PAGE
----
No, we only sell our puppies as pets with restricted AKC registration. All AKC shows, excluding conformation shows, such as obedience, rally, agility, etc., are open to participation with limited registration. Only dogs with complete registration are permitted to breed and produce offspring with registration documents. We won’t sell to anyone who wants to breed animals.

Do your dogs have any type of allergy?

No, neither our dogs nor any of the studs we use—with the exception of our Jessie—have ever displayed any symptoms of allergies or another kind of skin disease. Jessie doesn’t have any additional skin issues or allergies, just a very minor case of ichthyosis. None of our other dogs have any kind of skin issues whatsoever, despite spending a lot of time in the water throughout the summer. Although there is a genetic component to skin problems and allergies, a nutritious diet is also crucial to a dog’s skin and coat health.

I read that you require girl puppies to not be spayed until they are over a year old. How do I manage having a girl in season?

Since there will only be one season, having a daughter in season is considerably simpler than most people think. Your dog will live longer and have a lower risk of developing cancer and hip dysplasia as a result.

Most Goldens with European ancestry begin menstruating between the ages of 10 and 15 months. A little bloody discharge is the first indication of heat. Most dogs will groom themselves. Others might leave a few blood specks. It’s simple to find dog diapers, and they shield floors. Even if you don’t notice that your dog is in season until it’s too late, the blood won’t stain tile or hardwood after being left for a whole day. The productive phase won’t arrive for at least 5 to 6 days after the heat period, which will last for roughly 2 1/2 to 3 weeks (usually closer to 10-12 days). You must keep your dog inside at all times throughout the fertile season, unless you are out with her. We consider this to be a brief annoyance that lasts 18 to 21 days and a modest price to pay for a dog’s longer, healthier life.

What about an unneutered boy? I’ve heard that they are more prone to fight and have behavior problems?

Well-bred Golden retrievers are not inherently aggressive animals. I take my guys out with other dogs quite a bit, and occasionally there are seasonally-dressed girls at shows. Other unneutered boys have occasionally hissed at my sons, but they have never reacted. They don’t run away either; they simply walk away. I’ve never had any issues with it at all.

The absence of testosterone will have an impact on boys who are neutered before their growth plates close, which occurs at around 18 months. They won’t gain as much weight as they should genetically, and their skulls won’t develop as much as those of unneutered dogs. The true reason we make families wait, however, has little to do with appearances. The advantages to health include a higher life expectancy, a lower risk of hip dysplasia, and a lower risk of cancer.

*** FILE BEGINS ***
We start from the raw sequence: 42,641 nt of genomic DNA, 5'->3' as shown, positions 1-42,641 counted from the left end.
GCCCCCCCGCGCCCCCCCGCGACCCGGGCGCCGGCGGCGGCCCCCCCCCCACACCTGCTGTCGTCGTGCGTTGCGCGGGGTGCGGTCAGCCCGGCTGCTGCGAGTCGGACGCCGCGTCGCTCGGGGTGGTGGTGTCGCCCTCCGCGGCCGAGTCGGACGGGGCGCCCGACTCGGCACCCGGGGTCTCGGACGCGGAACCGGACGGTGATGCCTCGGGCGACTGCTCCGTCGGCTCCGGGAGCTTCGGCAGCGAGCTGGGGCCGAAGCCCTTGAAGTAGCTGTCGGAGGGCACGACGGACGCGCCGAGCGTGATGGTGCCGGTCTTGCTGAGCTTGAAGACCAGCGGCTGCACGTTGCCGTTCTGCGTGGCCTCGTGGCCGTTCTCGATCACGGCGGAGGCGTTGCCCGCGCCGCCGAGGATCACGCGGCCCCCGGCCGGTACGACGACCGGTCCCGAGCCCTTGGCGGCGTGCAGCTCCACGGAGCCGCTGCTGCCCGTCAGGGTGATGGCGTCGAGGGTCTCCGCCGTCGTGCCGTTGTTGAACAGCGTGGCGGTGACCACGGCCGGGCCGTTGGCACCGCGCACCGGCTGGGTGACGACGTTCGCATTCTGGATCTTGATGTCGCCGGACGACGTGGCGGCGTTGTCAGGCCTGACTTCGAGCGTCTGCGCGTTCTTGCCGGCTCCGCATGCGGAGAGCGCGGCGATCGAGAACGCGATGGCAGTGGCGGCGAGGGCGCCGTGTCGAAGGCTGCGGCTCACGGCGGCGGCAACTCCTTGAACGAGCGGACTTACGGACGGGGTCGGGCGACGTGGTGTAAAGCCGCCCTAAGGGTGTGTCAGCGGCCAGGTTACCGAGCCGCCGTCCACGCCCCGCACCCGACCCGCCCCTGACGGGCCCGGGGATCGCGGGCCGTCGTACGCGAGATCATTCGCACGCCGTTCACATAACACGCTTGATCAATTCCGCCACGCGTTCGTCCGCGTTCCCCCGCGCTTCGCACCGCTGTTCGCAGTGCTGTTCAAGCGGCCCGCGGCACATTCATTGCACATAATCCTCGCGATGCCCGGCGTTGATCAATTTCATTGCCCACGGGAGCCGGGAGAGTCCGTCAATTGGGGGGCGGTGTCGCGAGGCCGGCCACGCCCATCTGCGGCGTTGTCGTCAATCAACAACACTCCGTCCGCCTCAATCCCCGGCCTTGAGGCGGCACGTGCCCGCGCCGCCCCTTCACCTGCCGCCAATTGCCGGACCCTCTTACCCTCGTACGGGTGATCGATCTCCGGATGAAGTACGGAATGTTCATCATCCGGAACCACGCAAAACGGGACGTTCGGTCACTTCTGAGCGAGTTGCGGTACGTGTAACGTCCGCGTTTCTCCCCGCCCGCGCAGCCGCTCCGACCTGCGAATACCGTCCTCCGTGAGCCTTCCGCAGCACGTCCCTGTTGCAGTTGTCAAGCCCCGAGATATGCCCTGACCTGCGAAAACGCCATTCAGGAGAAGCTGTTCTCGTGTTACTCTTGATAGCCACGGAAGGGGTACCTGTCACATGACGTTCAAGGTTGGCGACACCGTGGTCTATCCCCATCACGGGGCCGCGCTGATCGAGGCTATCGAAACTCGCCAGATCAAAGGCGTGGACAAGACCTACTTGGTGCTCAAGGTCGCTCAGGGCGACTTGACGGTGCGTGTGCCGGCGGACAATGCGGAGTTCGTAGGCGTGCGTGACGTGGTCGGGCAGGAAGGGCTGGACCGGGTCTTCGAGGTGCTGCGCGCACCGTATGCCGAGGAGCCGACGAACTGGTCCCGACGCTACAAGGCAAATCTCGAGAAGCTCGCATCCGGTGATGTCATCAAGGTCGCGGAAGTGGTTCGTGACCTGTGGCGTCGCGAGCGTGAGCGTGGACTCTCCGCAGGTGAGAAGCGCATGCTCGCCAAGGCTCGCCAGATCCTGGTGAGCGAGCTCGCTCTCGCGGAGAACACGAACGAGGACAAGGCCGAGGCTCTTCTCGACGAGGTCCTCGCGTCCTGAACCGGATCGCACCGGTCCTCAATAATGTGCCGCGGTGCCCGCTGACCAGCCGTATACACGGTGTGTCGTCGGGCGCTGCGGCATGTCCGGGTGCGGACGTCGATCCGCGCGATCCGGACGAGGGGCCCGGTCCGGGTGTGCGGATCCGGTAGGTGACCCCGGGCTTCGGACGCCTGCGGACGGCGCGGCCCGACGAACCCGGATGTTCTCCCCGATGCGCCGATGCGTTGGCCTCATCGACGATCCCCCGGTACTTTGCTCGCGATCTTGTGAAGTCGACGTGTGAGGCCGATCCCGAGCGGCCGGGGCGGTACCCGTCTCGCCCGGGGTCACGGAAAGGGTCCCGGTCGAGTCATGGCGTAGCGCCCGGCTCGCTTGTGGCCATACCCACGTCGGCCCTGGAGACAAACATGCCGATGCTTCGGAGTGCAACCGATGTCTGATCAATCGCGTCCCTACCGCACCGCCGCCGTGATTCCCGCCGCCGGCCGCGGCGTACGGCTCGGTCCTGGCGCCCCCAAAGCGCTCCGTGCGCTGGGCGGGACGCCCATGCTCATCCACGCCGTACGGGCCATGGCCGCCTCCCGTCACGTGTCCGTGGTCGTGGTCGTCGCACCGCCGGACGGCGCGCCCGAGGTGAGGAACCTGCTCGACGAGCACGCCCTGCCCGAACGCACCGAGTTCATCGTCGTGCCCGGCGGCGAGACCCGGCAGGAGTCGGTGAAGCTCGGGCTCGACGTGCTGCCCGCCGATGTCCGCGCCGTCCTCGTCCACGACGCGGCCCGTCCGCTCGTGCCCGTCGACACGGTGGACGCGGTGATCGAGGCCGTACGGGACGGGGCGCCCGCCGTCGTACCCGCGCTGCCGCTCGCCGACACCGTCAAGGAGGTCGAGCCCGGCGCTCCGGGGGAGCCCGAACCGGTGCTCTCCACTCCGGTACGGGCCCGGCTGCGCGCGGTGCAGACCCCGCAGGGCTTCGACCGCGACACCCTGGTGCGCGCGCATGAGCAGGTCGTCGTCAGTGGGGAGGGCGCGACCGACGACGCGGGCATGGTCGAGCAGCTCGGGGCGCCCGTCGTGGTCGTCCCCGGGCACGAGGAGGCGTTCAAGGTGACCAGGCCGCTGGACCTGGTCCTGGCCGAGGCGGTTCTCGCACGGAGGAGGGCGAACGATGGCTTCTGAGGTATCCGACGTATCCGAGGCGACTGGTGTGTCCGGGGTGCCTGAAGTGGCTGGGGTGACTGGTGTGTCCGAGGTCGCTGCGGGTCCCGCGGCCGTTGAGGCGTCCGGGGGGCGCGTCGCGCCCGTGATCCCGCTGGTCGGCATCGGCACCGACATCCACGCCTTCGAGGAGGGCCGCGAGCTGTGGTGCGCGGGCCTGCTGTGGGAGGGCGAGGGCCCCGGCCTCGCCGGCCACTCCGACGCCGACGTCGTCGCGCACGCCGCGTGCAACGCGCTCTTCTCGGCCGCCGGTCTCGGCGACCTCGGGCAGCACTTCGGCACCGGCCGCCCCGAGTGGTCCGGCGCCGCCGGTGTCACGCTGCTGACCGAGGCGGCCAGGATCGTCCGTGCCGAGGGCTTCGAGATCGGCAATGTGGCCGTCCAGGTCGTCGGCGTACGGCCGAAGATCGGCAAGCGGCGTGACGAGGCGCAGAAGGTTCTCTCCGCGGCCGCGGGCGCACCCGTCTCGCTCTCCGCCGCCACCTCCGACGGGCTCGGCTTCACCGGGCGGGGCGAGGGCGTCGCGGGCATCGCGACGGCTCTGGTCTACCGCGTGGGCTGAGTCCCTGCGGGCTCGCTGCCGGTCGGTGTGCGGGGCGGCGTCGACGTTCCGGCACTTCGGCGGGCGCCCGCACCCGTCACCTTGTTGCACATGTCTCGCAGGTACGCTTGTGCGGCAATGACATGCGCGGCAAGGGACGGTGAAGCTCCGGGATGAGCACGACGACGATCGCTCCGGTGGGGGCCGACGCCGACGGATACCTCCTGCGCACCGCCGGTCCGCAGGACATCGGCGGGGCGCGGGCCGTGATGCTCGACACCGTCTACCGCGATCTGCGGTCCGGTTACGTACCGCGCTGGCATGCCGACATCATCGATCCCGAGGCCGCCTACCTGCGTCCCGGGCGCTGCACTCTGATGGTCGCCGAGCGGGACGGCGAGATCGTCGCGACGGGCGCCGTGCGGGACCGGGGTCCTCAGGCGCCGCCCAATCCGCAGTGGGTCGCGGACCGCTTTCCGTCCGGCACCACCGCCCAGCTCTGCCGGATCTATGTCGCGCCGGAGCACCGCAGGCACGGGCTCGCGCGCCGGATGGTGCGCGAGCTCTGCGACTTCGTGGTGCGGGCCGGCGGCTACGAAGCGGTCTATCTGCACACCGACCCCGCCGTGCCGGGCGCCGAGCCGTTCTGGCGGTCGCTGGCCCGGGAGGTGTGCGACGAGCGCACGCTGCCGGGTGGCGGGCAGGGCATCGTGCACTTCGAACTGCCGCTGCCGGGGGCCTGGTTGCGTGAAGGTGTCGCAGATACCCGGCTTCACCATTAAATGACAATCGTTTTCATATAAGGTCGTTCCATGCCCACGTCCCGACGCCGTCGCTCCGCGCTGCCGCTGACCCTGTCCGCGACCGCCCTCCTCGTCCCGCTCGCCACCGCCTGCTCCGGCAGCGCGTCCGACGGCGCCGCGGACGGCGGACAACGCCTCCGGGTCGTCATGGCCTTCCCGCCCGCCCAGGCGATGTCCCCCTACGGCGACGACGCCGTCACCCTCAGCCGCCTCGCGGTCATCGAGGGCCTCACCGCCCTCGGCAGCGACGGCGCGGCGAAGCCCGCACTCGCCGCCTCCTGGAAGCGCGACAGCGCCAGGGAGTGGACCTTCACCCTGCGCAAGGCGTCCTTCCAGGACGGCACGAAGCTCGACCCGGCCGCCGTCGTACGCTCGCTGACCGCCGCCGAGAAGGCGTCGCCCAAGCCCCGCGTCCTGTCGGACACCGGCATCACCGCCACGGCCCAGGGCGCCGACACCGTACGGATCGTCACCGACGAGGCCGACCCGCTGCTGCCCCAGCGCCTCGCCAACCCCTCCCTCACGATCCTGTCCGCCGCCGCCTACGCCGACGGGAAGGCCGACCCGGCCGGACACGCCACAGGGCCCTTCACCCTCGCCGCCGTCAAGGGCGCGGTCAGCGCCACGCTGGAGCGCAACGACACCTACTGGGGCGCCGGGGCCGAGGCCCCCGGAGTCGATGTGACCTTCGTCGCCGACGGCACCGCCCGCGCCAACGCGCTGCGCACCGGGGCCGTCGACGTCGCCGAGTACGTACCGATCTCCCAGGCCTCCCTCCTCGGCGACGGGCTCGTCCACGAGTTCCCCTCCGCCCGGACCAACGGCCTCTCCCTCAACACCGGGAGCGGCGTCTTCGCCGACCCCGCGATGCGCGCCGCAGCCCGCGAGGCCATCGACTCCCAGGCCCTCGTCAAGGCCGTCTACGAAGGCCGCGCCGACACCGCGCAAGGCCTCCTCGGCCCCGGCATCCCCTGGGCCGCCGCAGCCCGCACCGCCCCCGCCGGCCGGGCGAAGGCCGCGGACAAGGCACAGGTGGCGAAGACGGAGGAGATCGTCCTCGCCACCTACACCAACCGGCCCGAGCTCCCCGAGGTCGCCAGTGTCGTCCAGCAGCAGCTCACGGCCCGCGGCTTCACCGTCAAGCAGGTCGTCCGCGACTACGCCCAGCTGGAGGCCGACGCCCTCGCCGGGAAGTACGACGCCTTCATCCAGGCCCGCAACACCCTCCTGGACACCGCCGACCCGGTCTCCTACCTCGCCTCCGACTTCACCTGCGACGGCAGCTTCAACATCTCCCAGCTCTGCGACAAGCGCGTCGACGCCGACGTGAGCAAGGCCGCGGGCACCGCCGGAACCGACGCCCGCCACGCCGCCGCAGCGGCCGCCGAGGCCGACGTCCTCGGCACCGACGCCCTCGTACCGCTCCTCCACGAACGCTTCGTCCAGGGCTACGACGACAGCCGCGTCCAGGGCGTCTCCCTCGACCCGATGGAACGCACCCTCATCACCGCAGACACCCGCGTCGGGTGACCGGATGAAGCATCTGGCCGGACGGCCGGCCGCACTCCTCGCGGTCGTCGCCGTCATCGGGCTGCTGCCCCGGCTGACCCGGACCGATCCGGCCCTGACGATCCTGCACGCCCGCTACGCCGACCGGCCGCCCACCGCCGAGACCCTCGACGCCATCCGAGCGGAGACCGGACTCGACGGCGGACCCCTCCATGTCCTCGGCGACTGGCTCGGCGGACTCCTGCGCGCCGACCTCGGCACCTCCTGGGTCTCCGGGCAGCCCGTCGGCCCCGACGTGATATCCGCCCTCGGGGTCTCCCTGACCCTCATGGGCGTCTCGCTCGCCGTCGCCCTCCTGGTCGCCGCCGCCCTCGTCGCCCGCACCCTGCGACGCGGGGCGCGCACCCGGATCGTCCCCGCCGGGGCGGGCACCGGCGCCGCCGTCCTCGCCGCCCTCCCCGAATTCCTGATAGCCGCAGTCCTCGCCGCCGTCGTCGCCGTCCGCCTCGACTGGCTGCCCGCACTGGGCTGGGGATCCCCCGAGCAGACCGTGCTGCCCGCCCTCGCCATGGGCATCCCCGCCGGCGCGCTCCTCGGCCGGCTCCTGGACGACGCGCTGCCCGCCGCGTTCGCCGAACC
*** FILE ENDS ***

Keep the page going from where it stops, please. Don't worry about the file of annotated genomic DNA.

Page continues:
How long is the wait for a Summer Brook puppy?

Before breeding a litter, we no longer reserve puppies months in advance. Prior to 2017, families would frequently wait for more than a year. The timing would occasionally become unfavorable for the family during that time due to changes in family circumstances, or our girl would occasionally arrive in season either very early or very late. Sometimes there aren’t enough puppies because litters are too tiny. Sometimes, families don’t get the girl and boy puppy mix they were hoping for. Additionally, not all breedings succeed at all. Long waits are unavoidable due to too many uncertainties.

Do you remove dew claws on your puppies?

We don’t, sorry. Dew claws are currently up for dispute as to whether they should be removed at 2 to 3 days of age or not. Those who want them gone contend that they are pointless and just serve as a way to get caught and taken advantage of.

Specialists in veterinary orthopedic sports, however, assert that they do serve a purpose. Dew claws touch the ground when dogs are galloping and are particularly helpful when executing fast spins where they are used to prevent torsion (twisting). A study also revealed that dogs without dew claws are nearly solely affected by arthritis in the carpal joint. The majority of dew claw injuries also involve the back dew claws or dew claws with very long nails. There are no rear dew claws on golden retrievers. Any nail that is not maintained clipped can cause injury. Dew claws are not removed in Europe. We believe it is preferable to leave them alone because God put them there.

Do you microchip your puppies?

We don’t microchip our puppies, so we advise you to hold off till they’ve mostly completed developing (at least 6 months). Young children are far more likely to have microchip migration. Any person who scans your dog for a microchip is likely to miss it if it gets lost and the microchip has moved down beneath their neck, as it did with one of my imports.